Eye Pathology Online
Pathology of Uveal Melanoma
Uveal melanoma is a rare tumour, however, it is the most common primary intraocular malignancy in adults. It may arise from melanocytes in any part of the eye.
The tumour is usually seen in the iris, the choroids and ciliary body.
- Age: median age at presentation is 53 years.
- Race: more frequently seen in Caucasians, particularly blue-eyed, blonde individuals.
- Genders: slightly more in men.
- Geographic variations: Higher incidence is seen Scandinavian countries than Africa suggesting that sunlight exposure is not a risk factor.
- Genetics: Genetics is not well defined. Familial cases may show chromosome abnormalities (trisomy 8 and monosomy 3 and 6).
- Predisposing lesions: There is no established predisposing lesions which may increase the incidence.
Clinical presentation depends on:
- i) Location of the tumour : Tumours of the posterior pole causes early symptoms.
- ii) Clinical stages:
-Stages I and II represent the early stages. These may be asymptomatic or with symptoms related to loss of vision.
-Stage III shows ocular symptoms such as increased intraocular pressure, inflammation and pain.
-Stage IV shows symptoms of extraocular extension such as proptosis, subconjunctival mass.
- iii) Tumour size: It is classified according to the largest tumour dimension ; Small tumours are discoid shaped and less than 10 mm in the largest dimension ; Medium and large tumours show collar stud or mushroom-shaped appearance ; Large tumours are over 15mm in size.
-iv) Other clinical parameters:
- Spread of tumour to extrascleral site.
- Tumor margin located anterior to the equator of the eye.
- Tumor-induced glaucoma.
The tumour is classified into two main cell types: Spindle and epithelioid.
Spindle cells are highly cohesive fusiform cells with small nuclei. Small tumours seen in early stages of disease are composed of these well- differentiated melanocytes. Histopathology Image
Epithelioid cells are large polyhedral cells with abundant cytoplasm and contain large nuclei with round nucleoli.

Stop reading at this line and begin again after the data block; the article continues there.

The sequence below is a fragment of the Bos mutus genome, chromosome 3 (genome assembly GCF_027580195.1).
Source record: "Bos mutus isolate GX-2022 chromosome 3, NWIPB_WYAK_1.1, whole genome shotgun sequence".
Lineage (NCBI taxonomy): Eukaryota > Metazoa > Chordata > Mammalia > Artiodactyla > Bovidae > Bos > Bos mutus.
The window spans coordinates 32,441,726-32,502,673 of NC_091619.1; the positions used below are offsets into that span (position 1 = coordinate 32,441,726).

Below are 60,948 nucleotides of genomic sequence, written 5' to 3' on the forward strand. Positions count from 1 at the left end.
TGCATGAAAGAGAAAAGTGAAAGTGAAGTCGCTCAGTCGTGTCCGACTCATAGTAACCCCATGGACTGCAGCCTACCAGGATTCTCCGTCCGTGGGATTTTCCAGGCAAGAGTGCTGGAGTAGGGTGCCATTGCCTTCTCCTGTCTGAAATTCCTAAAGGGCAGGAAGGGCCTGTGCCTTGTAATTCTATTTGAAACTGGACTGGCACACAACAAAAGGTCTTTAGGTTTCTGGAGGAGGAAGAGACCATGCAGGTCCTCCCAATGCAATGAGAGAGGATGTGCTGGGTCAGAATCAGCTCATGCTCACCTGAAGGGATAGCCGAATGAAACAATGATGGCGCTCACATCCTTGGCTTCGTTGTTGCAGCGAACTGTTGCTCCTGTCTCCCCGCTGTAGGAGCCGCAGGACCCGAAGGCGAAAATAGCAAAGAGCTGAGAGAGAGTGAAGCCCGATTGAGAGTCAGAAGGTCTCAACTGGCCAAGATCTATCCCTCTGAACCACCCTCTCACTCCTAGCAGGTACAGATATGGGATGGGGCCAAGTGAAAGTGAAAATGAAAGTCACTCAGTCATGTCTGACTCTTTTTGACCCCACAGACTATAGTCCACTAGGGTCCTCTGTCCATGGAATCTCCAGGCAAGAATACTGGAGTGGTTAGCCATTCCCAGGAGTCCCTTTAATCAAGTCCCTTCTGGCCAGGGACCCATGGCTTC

In some cases multinucleated epithelioid type cells are present. These poorly differentiated melanocytes indicate aggressive nature of the tumour.
HMB-45 (most specific) ; S-100 protein ; Neuron-specific enolase (NSE).
- Ultrasonography A and B scans are the most accurate method for diagnosis and to determine the tumour size .
- Computed tomography and Magnetic resonance imaging are useful in the diagnostic evaluation.
- Tumour size and location (most important prognostic factors)
- Extraocular extension.
- Other clinical parameters: (i) tumor margin anterior to the equator of the eye (ii) older age (iii) male (iv) tumour induced glaucoma.
Metastasis, treatment and survival:
Uveal melanoma metastasize hematogenously and preferentially to the liver.
Metastasis can occur any time up to 20 years after treatment.
Aside from hematogenous spread, uveal melanomas disseminate by traversing the sclera to enter the orbital tissues, usually at sites where blood vessels and nerves pass through the sclera.
Unlike melanomas of the skin, those of the uvea do not exhibit lymphatic spread, because the eye lacks lymphatics.
Intra-ocular melanomas secondarily cause hemorrhage, cataract, glaucoma, retinal detachment, and inflammation. Each of these manifestations may mask the basic pathologic disorder.
Treatment depends on the size of the tumour .
1. Small tumours: If no further growth is seen no treatment is undertaken ; If the tumour grows radiation is applied ; If the tumour continues growing enucleation is performed.
2. Large tumours: Follow up with liver function tests is performed to ensure that there is no metastasis. Even with treatment there is no significant change in survival.
Life expectancy is 2 to 7 months after detection of metastasis.
Surgical resection of hepatic metastasis coupled with chemotherapy is the best method of improving survival.
The choroid is the most common site. Choroidal melanomas are usually circumscribed and invade Bruch's membrane, causing a collar stud or mushroom-shaped mass.
By contrast, some are flat (diffuse melanoma) and either cause a gradual visual deterioration over many years or not become apparent until extra-ocular or distant dissemination has occurred.
Orange lipofuscin pigment is evident over the surface of some choroids melanomas.
Based on the microscopic appearance of uveal melanomas, they have been subdivided into different types spindle A, spindle B, fascicular, necrotic, mixed, and epithelioid types).
Melanomas of the Ciliary body and Iris:
Melanomas of the ciliary body and iris may extend circumferentially around the globe ("ring melanoma").
Melanomas in the iris present clinically one or two decades earlier than those in the choroids and ciliary body, perhaps because they are more easily seen.
Occasionally, one or more irregular areas of pigmentation appears spontaneously in a non-pigmented portion of the conjunctive of one eye at about 40 to 50 years of age.
This condition, designated primary acquired melanosis, is analogous to the lentigo-maligna variety of melanoma in the skin and may regress spontaneously or evolve into a malignant melanoma.
Other malignant melanomas of the conjunctive are preceded by a nevus, or have no overt antecedent lesion. Some tumours represent an extension of an intra-ocular melanoma.
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